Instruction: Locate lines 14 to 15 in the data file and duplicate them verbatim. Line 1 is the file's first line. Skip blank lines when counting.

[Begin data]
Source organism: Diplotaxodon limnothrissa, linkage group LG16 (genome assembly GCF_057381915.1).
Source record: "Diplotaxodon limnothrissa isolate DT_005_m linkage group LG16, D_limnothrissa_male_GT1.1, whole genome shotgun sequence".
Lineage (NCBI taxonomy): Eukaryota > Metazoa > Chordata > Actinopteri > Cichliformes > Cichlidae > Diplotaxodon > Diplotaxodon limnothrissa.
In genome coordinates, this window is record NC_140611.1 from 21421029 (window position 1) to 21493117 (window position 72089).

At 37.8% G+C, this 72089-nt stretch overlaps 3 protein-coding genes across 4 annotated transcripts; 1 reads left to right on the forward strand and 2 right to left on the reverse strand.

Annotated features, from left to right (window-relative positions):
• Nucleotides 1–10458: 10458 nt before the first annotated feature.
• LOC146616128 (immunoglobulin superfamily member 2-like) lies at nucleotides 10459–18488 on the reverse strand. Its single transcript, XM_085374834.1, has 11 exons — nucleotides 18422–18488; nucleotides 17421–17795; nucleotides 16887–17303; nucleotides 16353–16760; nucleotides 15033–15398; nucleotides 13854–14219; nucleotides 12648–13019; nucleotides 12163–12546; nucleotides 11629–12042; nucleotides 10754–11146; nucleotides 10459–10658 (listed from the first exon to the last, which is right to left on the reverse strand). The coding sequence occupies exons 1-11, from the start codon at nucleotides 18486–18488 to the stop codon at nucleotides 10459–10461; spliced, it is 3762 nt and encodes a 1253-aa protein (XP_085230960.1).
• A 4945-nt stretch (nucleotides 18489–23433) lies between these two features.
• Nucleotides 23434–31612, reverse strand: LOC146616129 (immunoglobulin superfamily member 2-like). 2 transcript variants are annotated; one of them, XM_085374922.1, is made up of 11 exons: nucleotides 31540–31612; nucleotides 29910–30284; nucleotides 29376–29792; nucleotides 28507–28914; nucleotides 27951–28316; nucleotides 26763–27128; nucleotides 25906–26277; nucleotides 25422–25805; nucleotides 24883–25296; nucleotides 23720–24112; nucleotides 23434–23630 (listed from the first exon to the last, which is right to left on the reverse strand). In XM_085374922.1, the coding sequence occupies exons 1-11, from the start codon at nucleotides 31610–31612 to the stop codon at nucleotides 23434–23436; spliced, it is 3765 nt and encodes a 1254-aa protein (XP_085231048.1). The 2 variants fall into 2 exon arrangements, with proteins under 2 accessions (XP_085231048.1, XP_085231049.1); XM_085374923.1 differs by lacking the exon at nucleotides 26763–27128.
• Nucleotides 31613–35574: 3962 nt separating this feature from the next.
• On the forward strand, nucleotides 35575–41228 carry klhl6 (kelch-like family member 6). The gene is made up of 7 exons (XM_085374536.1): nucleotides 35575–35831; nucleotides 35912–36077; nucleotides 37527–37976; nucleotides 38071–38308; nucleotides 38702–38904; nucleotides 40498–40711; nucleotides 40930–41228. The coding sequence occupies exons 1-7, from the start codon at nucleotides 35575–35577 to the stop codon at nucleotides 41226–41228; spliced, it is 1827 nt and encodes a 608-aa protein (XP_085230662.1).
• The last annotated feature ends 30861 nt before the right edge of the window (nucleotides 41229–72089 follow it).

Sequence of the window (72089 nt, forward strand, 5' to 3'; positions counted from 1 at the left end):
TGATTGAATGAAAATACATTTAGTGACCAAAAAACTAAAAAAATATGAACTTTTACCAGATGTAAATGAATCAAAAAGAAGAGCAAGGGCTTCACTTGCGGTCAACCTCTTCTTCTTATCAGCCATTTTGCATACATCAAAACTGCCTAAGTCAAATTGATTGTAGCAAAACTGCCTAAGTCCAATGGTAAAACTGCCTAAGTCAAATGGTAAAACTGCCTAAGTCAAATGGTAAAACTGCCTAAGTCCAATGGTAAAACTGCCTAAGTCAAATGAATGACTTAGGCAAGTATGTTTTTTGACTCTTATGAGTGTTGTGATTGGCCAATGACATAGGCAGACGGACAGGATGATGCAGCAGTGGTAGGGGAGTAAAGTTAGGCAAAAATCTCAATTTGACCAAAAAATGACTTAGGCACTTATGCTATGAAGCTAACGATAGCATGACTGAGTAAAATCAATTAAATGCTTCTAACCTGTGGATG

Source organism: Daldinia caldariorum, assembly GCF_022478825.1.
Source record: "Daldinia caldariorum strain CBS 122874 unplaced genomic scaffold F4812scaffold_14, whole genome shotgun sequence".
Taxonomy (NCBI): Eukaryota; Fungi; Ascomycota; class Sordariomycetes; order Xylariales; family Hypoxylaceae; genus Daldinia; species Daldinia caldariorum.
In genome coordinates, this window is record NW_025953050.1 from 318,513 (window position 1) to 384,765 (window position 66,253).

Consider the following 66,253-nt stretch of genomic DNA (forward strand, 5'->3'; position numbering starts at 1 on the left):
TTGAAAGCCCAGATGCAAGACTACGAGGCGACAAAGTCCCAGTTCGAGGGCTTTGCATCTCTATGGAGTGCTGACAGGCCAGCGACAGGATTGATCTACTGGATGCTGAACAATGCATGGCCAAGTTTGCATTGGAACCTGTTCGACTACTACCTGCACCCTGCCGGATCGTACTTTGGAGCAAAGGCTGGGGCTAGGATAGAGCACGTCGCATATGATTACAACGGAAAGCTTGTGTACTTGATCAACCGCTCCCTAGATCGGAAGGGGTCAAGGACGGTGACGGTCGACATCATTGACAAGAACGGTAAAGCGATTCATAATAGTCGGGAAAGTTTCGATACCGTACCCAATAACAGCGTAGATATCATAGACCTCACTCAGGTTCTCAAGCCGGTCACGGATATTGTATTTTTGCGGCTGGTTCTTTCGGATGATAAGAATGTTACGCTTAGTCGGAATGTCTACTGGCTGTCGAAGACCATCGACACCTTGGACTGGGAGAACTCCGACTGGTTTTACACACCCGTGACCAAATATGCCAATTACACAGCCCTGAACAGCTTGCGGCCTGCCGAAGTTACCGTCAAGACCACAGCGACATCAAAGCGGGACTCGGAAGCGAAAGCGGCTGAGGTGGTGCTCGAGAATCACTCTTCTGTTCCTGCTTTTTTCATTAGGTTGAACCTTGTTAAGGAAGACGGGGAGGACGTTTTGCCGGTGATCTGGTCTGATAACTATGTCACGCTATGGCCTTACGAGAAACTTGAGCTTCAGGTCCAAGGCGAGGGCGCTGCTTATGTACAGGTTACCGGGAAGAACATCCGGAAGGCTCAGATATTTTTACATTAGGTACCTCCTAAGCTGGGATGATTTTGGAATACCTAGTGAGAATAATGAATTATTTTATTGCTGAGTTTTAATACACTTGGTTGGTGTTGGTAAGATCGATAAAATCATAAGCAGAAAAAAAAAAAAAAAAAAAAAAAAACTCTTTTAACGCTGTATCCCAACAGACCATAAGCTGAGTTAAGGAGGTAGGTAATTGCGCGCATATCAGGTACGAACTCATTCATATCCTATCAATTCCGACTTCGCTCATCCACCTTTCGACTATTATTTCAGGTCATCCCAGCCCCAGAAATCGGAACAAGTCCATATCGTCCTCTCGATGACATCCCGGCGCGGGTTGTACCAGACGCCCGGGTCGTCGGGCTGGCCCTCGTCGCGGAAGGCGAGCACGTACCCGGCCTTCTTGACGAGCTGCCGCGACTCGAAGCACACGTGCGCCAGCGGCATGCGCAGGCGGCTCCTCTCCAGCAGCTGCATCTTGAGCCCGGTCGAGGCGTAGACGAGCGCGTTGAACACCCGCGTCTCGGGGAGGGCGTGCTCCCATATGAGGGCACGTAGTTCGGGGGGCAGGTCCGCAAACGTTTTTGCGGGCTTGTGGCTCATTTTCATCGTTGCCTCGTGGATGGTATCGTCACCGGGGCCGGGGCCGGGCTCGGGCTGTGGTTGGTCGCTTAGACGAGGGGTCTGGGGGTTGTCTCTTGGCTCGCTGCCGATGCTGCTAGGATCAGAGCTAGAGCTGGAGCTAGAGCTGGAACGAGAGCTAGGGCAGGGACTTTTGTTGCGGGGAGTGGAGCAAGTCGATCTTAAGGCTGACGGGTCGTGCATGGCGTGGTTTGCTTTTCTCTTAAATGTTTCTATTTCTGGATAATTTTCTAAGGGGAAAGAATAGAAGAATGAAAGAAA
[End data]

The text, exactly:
Sequence of the window (72089 nt, forward strand, 5' to 3'; positions counted from 1 at the left end):
TGATTGAATGAAAATACATTTAGTGACCAAAAAACTAAAAAAATATGAACTTTTACCAGATGTAAATGAATCAAAAAGAAGAGCAAGGGCTTCACTTGCGGTCAACCTCTTCTTCTTATCAGCCATTTTGCATACATCAAAACTGCCTAAGTCAAATTGATTGTAGCAAAACTGCCTAAGTCCAATGGTAAAACTGCCTAAGTCAAATGGTAAAACTGCCTAAGTCAAATGGTAAAACTGCCTAAGTCCAATGGTAAAACTGCCTAAGTCAAATGAATGACTTAGGCAAGTATGTTTTTTGACTCTTATGAGTGTTGTGATTGGCCAATGACATAGGCAGACGGACAGGATGATGCAGCAGTGGTAGGGGAGTAAAGTTAGGCAAAAATCTCAATTTGACCAAAAAATGACTTAGGCACTTATGCTATGAAGCTAACGATAGCATGACTGAGTAAAATCAATTAAATGCTTCTAACCTGTGGATG